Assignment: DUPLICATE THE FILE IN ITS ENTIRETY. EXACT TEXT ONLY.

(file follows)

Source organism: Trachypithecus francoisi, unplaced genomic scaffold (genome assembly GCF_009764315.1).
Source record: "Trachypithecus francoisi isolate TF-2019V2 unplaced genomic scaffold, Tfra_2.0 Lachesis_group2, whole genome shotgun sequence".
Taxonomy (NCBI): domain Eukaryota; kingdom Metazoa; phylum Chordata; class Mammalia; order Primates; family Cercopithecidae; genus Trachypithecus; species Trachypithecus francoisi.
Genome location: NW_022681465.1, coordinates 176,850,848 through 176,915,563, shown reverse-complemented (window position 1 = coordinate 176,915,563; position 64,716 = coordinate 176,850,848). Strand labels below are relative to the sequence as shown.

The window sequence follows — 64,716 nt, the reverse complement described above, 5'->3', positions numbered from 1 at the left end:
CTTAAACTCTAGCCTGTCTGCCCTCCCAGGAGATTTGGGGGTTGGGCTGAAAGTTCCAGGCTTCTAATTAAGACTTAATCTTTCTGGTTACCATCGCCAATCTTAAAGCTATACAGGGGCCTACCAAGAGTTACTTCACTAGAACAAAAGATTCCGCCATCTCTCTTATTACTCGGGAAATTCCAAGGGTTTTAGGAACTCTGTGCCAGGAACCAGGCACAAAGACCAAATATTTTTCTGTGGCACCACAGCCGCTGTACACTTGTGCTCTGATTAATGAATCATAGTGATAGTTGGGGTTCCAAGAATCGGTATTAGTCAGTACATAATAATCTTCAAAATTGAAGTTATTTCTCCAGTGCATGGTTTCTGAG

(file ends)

Source organism: Trachypithecus francoisi, unplaced genomic scaffold (genome assembly GCF_009764315.1).
Source record: "Trachypithecus francoisi isolate TF-2019V2 unplaced genomic scaffold, Tfra_2.0 Lachesis_group2, whole genome shotgun sequence".
Taxonomy (NCBI): domain Eukaryota; kingdom Metazoa; phylum Chordata; class Mammalia; order Primates; family Cercopithecidae; genus Trachypithecus; species Trachypithecus francoisi.
Genome location: NW_022681465.1, coordinates 176,850,848 through 176,915,563, shown reverse-complemented (window position 1 = coordinate 176,915,563; position 64,716 = coordinate 176,850,848). Strand labels below are relative to the sequence as shown.

The window sequence follows — 64,716 nt, the reverse complement described above, 5'->3', positions numbered from 1 at the left end:
CTTAAACTCTAGCCTGTCTGCCCTCCCAGGAGATTTGGGGGTTGGGCTGAAAGTTCCAGGCTTCTAATTAAGACTTAATCTTTCTGGTTACCATCGCCAATCTTAAAGCTATACAGGGGCCTACCAAGAGTTACTTCACTAGAACAAAAGATTCCGCCATCTCTCTTATTACTCGGGAAATTCCAAGGGTTTTAGGAACTCTGTGCCAGGAACCAGGCACAAAGACCAAATATTTTTCTGTGGCACCACAGCCGCTGTACACTTGTGCTCTGATTAATGAATCATAGTGATAGTTGGGGTTCCAAGAATCGGTATTAGTCAGTACATAATAATCTTCAAAATTGAAGTTATTTCTCCAGTGCATGGTTTCTGAG